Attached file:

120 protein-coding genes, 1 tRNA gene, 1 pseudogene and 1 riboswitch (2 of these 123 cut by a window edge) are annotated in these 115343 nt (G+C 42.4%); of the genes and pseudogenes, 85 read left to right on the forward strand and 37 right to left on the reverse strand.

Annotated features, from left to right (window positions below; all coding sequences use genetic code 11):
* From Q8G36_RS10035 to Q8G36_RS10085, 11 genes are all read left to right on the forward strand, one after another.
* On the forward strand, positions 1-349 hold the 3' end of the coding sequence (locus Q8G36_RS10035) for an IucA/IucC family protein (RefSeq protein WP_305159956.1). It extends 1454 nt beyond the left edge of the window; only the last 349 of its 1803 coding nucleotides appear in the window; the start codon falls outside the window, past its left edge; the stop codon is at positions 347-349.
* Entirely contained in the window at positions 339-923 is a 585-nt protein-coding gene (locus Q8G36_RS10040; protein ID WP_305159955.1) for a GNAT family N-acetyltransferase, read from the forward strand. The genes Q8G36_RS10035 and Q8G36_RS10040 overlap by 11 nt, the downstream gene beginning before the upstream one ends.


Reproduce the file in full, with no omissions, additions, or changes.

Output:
120 protein-coding genes, 1 tRNA gene, 1 pseudogene and 1 riboswitch (2 of these 123 cut by a window edge) are annotated in these 115343 nt (G+C 42.4%); of the genes and pseudogenes, 85 read left to right on the forward strand and 37 right to left on the reverse strand.

Annotated features, from left to right (window positions below; all coding sequences use genetic code 11):
* From Q8G36_RS10035 to Q8G36_RS10085, 11 genes are all read left to right on the forward strand, one after another.
* On the forward strand, positions 1-349 hold the 3' end of the coding sequence (locus Q8G36_RS10035) for an IucA/IucC family protein (RefSeq protein WP_305159956.1). It extends 1454 nt beyond the left edge of the window; only the last 349 of its 1803 coding nucleotides appear in the window; the start codon falls outside the window, past its left edge; the stop codon is at positions 347-349.
* Entirely contained in the window at positions 339-923 is a 585-nt protein-coding gene (locus Q8G36_RS10040; protein ID WP_305159955.1) for a GNAT family N-acetyltransferase, read from the forward strand. The genes Q8G36_RS10035 and Q8G36_RS10040 overlap by 11 nt, the downstream gene beginning before the upstream one ends.